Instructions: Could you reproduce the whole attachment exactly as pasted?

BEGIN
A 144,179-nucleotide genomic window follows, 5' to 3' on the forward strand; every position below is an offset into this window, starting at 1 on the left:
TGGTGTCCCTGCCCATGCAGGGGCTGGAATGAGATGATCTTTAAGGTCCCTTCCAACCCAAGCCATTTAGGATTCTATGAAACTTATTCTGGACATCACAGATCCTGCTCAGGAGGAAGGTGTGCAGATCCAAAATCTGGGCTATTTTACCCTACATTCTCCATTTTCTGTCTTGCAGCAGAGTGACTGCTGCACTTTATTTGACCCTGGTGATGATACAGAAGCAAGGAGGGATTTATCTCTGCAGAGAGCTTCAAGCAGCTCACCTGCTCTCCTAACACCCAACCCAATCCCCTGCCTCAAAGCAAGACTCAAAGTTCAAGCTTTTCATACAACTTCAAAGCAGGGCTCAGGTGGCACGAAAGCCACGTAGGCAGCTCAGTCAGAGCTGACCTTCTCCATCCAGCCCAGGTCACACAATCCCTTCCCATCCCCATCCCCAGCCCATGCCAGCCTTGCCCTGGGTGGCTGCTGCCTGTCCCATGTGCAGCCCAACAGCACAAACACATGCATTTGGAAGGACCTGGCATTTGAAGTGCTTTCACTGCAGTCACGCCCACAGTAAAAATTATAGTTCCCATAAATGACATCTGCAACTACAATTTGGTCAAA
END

A 144,179-nucleotide genomic window follows, 5' to 3' on the forward strand; every position below is an offset into this window, starting at 1 on the left:
TGGTGTCCCTGCCCATGCAGGGGCTGGAATGAGATGATCTTTAAGGTCCCTTCCAACCCAAGCCATTTAGGATTCTATGAAACTTATTCTGGACATCACAGATCCTGCTCAGGAGGAAGGTGTGCAGATCCAAAATCTGGGCTATTTTACCCTACATTCTCCATTTTCTGTCTTGCAGCAGAGTGACTGCTGCACTTTATTTGACCCTGGTGATGATACAGAAGCAAGGAGGGATTTATCTCTGCAGAGAGCTTCAAGCAGCTCACCTGCTCTCCTAACACCCAACCCAATCCCCTGCCTCAAAGCAAGACTCAAAGTTCAAGCTTTTCATACAACTTCAAAGCAGGGCTCAGGTGGCACGAAAGCCACGTAGGCAGCTCAGTCAGAGCTGACCTTCTCCATCCAGCCCAGGTCACACAATCCCTTCCCATCCCCATCCCCAGCCCATGCCAGCCTTGCCCTGGGTGGCTGCTGCCTGTCCCATGTGCAGCCCAACAGCACAAACACATGCATTTGGAAGGACCTGGCATTTGAAGTGCTTTCACTGCAGTCACGCCCACAGTAAAAATTATAGTTCCCATAAATGACATCTGCAACTACAATTTGGTCAAA